For many parents, the baby’s first swim can be quite daunting. With a little preparation, however, swimming with a baby should be an enjoyable experience.
It is actually never too early or too late to explore the swimming pool with your baby. If you already know how to swim and you think you are ready to spend some time in the water with your child, read on to learn how to turn the baby’s first swim into a fun activity.
When Do Moms Become Ready to Spend Time in the Swimming Pool?
According to experts, you should wait for approximately 7 days after the lochia (after birth bleeding) has ended, before you put on your best swim cap and head to the swimming pool. For most moms, the lochia takes approximately 6 weeks to end. If you go swimming with a baby sooner, the chances of picking up an infection will be high.
If you had a perineal tear or a cesarean section, you may need to wait for longer than the first 6 weeks. Talking to your GP can help you figure out the ideal time to put on your swimming cap.
While baby swimming classes usually start at about 4 to 6 weeks, you can go swimming with the baby at any time from birth. If it is too early for you, as the baby’s mom, to go swimming, you can always request a partner to take the baby swimming. You do not have to wait until the baby is immunized before he/she gets to experience babies first swim.
What Should You Pack When Going Swimming with Baby?
When heading to the swimming pool with your baby, you need to have the best swim diapers. If an accident happens, the diaper will ensure that your swimming pool is protected.
In addition to your best swim towel and costume, you should pack the following:
- If you are bottle-feeding, carry a warm bottle. You can use it after the baby’s first swim.
- Swimming can make your baby hungry. Pack some snacks if the baby has already started solids.
- To encourage a fun and relaxed experience, carry some bath toys.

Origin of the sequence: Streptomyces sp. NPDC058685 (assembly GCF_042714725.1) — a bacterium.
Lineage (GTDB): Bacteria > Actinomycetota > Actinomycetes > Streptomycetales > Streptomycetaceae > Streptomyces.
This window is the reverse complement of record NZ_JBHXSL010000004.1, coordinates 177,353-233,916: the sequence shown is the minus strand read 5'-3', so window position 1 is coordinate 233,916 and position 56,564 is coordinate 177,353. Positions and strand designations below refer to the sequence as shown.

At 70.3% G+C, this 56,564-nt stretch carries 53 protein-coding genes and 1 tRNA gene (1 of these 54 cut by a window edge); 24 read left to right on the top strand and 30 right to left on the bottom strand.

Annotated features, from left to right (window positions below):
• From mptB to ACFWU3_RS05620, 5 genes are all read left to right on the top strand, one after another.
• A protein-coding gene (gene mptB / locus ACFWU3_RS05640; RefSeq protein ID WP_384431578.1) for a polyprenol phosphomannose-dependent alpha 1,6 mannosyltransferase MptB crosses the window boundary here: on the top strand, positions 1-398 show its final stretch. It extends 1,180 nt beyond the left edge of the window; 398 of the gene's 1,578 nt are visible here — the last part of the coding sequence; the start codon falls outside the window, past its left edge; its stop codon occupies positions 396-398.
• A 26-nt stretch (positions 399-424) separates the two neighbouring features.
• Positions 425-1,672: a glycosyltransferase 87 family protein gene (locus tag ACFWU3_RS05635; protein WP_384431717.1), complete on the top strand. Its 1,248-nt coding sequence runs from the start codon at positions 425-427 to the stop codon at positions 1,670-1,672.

- Nappy bag and changing mat.
- A hat to put on the baby’s head after swimming.
- A soft towel featuring a hood.
Ensuring Your Baby is Safe When Swimming with Baby
Water safety for kids is extremely crucial. You wouldn’t want to end up with complications after the baby’s first swim.
Before swimming with the baby, ensure that the pool water has the right temperature. You can always ask one of the pool attendants to check the temperature before diving in. If you intend to try cold water swimming, taking your baby with you may not be a good idea.
If your baby is under 6 months, make sure the water temperature is approximately 320 C. After putting on your best active swimsuit, you will need to lower the baby into the pool until the water reaches his/her shoulders. To ensure the kid stays warm, keep him/her moving.
If you notice that your kid is shivering, get him/her out of the swimming pool and ensure you wrap him/her warmly. When compared to adults, babies generally lose heat faster. For this reason, they shouldn’t be kept in the pool for too long.
Consider starting with 10-minute sessions and build up slowly to 20 minutes. For kids whose age is less than a year, the sessions should be limited to less than half an hour.
If your baby is unwell, taking him/her for a swim is not a good idea. You should wait for at least 48 hours after the child has been clear of the symptoms before swimming with the baby.